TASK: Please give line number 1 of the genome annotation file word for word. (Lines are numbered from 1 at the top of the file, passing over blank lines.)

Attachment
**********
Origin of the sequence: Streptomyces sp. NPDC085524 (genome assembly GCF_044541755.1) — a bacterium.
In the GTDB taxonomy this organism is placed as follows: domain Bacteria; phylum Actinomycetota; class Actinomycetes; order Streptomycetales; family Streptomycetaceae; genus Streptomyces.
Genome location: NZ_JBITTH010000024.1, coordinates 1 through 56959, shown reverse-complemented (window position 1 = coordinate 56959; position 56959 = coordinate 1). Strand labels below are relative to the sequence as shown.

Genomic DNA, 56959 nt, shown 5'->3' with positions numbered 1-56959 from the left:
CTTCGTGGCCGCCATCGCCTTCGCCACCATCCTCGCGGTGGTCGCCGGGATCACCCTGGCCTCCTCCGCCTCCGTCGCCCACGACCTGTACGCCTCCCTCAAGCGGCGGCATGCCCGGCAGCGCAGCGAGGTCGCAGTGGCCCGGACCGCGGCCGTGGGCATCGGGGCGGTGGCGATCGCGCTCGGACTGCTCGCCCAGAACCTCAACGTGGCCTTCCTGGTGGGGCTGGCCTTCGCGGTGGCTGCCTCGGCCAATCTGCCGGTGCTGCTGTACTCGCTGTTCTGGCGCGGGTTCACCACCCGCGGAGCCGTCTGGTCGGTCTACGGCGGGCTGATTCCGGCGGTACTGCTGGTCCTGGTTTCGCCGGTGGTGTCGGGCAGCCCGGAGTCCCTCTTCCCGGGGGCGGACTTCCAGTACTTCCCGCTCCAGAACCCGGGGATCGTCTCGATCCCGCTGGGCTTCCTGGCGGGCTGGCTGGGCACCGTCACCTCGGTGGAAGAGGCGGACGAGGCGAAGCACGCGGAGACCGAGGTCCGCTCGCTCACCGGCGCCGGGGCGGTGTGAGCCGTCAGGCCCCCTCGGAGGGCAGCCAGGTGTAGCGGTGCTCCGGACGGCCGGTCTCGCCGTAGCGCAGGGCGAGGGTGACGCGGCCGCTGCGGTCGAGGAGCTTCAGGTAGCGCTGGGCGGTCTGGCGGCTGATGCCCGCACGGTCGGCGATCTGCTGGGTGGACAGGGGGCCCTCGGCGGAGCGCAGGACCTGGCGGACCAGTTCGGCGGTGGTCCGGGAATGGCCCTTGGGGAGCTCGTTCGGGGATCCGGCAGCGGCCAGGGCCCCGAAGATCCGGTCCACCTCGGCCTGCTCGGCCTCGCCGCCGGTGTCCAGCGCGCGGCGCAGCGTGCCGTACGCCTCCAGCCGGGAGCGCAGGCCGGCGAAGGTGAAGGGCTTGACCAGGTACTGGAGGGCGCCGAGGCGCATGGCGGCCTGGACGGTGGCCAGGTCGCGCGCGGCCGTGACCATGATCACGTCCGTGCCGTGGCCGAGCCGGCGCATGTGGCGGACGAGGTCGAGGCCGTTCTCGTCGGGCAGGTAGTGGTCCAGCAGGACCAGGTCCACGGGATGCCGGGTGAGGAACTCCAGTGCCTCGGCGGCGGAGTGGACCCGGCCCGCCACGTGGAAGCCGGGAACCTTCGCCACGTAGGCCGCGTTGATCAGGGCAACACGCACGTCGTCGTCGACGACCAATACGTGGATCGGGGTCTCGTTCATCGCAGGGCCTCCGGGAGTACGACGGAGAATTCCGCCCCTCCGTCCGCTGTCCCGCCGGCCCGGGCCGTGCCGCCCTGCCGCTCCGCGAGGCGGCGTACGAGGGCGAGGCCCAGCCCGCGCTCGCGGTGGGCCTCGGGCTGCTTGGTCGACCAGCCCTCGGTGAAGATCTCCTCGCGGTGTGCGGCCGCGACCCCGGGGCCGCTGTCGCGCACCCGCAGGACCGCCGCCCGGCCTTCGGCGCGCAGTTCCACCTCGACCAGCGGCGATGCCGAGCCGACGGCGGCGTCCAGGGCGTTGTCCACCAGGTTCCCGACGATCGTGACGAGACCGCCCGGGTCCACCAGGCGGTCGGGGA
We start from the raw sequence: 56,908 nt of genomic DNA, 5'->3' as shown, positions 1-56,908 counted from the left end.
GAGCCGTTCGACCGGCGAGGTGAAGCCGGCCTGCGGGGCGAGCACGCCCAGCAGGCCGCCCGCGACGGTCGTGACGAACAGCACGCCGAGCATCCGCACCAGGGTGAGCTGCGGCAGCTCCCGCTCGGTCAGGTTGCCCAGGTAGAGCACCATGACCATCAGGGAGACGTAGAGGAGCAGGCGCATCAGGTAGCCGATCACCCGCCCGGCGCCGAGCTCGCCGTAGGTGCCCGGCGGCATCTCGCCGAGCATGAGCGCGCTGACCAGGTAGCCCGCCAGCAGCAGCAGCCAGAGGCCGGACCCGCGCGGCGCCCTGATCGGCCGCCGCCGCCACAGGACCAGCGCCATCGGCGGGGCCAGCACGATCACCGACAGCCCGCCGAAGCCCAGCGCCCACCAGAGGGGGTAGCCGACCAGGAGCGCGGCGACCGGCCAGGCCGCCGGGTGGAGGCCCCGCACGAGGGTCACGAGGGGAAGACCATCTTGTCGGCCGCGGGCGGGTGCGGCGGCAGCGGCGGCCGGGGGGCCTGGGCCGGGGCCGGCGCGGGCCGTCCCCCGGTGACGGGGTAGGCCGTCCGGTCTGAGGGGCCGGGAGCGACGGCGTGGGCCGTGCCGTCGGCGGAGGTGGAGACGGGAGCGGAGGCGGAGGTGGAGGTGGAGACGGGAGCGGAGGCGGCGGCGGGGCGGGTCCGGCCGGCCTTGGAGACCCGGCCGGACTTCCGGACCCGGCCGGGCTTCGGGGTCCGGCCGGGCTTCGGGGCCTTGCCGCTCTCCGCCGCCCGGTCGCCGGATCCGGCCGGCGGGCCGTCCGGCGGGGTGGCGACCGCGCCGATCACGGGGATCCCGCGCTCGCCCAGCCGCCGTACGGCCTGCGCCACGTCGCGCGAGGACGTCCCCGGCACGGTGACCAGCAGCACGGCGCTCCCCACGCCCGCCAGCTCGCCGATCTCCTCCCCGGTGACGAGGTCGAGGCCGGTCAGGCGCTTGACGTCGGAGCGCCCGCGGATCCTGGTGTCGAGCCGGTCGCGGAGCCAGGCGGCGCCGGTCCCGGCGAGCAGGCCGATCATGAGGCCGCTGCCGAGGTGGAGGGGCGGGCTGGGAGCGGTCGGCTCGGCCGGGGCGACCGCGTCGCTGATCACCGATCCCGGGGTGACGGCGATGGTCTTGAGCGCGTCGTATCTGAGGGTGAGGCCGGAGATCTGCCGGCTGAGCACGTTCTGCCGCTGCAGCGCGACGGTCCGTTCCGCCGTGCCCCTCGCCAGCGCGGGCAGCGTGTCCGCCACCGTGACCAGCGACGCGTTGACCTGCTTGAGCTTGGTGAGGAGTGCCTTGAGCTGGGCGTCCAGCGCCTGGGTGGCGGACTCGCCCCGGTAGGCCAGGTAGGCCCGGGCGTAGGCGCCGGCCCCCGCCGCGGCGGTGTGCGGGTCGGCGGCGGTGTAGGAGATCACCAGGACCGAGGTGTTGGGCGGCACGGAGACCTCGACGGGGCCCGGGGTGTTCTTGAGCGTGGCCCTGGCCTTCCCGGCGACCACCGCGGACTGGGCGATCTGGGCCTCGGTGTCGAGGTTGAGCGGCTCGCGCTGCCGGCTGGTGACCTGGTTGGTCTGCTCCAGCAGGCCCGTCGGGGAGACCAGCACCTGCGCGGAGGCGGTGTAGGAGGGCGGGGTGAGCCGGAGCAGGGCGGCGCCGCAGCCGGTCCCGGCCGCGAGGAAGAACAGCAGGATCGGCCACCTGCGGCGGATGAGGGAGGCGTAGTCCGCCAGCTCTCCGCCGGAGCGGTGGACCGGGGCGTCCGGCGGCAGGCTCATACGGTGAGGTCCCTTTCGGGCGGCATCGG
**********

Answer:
Origin of the sequence: Streptomyces sp. NPDC085524 (genome assembly GCF_044541755.1) — a bacterium.